THG CEO Matthew Moulding has given up the power to veto hostile takeover offers as part of a wider plan for the company to join the FTSE 250.
The founder has transferred his ‘Special Share’ rights, which allowed him to halt any hostile takeover approaches of the British beauty and fashion retail group.
The ‘Special Share’ will be cancelled by THG.
It is part of a strategy to move the company off its standard listing so THG can join the FTSE 250 premium segment of the London Stock Exchange.
The timing of the move, however, is subject to the final outcome of the Financial Conduct Authority’s (FCA) review for reform of the listing regime.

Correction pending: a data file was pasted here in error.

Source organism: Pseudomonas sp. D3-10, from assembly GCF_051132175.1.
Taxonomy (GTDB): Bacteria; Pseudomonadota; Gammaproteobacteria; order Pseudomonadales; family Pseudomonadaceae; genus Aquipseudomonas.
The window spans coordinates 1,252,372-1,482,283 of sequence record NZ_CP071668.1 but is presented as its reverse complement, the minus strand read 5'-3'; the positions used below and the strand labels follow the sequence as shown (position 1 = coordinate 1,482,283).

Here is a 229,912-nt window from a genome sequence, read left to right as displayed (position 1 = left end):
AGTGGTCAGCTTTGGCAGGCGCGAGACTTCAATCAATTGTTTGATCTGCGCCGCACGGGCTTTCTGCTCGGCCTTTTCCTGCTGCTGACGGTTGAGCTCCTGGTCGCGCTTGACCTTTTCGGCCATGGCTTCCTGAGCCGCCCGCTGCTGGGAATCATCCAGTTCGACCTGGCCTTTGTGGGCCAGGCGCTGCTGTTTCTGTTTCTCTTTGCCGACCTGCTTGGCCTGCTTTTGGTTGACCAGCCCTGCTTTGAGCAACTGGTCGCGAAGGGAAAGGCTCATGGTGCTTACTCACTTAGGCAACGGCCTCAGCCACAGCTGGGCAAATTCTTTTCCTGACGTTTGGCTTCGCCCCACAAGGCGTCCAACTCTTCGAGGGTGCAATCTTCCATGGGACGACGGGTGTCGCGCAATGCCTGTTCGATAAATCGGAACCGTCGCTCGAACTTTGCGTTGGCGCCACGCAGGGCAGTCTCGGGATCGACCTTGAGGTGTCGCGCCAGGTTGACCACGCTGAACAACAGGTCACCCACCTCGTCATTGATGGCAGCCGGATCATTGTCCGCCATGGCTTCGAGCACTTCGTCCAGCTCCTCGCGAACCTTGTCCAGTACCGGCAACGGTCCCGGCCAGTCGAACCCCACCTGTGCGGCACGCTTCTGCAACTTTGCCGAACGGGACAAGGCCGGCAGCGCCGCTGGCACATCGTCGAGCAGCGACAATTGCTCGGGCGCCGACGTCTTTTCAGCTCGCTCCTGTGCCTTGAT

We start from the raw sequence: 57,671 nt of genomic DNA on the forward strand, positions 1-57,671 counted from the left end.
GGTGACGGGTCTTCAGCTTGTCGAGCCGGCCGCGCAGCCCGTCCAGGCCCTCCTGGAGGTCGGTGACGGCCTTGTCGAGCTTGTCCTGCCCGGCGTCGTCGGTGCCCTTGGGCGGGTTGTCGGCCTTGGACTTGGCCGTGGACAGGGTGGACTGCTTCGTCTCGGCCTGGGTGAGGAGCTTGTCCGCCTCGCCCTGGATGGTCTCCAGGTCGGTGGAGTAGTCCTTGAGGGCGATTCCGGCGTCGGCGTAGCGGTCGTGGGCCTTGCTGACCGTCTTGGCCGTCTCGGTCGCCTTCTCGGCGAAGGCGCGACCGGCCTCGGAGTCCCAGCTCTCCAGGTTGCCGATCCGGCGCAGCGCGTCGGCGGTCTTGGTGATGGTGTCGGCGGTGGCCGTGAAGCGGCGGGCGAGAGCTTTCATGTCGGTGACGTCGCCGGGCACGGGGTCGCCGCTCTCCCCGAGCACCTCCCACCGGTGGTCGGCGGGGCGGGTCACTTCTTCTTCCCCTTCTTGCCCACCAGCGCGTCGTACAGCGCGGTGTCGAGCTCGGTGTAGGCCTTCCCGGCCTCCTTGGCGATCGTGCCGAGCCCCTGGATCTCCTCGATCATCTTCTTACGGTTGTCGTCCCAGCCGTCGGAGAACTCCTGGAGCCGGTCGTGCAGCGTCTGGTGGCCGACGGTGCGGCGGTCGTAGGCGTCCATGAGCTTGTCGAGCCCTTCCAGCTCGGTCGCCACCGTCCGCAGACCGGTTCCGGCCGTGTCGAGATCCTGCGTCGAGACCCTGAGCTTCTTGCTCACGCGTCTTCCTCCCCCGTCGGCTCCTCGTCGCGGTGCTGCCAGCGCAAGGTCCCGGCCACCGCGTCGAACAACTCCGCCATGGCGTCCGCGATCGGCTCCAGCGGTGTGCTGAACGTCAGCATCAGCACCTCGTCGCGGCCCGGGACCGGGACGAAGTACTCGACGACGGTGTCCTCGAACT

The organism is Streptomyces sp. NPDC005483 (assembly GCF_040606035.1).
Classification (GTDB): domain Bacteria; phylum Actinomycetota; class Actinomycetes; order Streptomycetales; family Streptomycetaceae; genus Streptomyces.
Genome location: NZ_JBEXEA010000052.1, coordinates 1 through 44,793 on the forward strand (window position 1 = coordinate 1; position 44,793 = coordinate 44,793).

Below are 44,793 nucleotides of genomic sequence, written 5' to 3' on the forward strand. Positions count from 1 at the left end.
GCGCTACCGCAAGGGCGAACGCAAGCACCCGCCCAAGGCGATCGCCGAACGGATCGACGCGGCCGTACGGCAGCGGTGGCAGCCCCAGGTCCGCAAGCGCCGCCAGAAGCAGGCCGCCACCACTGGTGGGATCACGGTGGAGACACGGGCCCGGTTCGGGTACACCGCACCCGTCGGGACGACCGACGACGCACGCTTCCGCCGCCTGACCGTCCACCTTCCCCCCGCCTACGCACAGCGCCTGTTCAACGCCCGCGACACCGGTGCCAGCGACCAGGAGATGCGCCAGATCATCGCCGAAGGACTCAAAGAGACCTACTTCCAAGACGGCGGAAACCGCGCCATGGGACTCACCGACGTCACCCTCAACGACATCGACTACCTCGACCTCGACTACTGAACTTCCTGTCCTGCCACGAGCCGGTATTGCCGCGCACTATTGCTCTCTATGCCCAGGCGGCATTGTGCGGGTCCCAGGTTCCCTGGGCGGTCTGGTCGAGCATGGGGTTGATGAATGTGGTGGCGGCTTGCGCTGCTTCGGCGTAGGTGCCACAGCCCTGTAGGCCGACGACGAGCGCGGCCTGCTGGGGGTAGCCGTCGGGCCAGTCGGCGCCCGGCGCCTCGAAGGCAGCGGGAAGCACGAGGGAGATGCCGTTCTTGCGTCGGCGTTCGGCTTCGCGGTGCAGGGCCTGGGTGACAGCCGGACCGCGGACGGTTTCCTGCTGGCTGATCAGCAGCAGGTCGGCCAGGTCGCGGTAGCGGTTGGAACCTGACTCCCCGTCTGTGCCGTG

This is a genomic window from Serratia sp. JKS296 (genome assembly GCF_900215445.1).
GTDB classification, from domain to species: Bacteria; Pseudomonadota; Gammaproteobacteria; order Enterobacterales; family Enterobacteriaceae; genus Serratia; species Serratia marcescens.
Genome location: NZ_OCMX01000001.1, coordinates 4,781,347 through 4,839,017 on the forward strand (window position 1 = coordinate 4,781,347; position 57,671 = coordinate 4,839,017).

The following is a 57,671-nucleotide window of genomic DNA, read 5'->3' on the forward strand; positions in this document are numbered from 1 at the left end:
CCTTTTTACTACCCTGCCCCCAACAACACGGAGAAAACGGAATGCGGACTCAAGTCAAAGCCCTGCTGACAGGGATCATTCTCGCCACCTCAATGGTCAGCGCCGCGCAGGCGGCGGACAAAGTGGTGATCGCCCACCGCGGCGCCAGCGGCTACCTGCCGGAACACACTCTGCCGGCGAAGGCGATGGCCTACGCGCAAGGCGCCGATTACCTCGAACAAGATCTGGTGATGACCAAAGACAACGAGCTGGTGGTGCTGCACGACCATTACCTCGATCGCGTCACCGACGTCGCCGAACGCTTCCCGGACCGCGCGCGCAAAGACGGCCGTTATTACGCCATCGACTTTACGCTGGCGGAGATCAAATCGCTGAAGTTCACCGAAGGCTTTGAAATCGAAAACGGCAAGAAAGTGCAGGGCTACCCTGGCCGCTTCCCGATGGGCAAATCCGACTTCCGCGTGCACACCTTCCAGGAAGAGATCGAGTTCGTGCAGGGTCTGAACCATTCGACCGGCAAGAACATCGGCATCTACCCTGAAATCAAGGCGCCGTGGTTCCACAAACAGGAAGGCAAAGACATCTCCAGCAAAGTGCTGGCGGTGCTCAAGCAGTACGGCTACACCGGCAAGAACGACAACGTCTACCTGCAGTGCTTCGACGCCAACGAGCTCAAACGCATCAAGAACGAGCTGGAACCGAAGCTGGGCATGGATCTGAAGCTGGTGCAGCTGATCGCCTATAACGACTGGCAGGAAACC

Moulding also gave up his THG chairmanship last year following corporate governance criticism from the media and the city.
THG wants to join the ranks of the FTSE 250
It has not been plain sailing for THG lately, with an alleged shareholders revolt said to be on the cards.
The anticipated rebellion is believed to be over CFO Damien Sanders’ proposed salary increase, for which shareholder advisory firm Glass Lewis said there was no “compelling justification”.
Last month, the retail group also ended talks with US buyout firm Apollo Global Management over its preliminary takeover proposal.
The retailer’s board rejected the offer based on an inadequate valuation of the company.
It stated there was “no longer any merit” in continuing to engage with Apollo.
Moulding also hit back at the media’s negative press coverage of the company during this time, which he claimed aimed to impact share prices.
Cosmetics Business has reached out to THG for comment.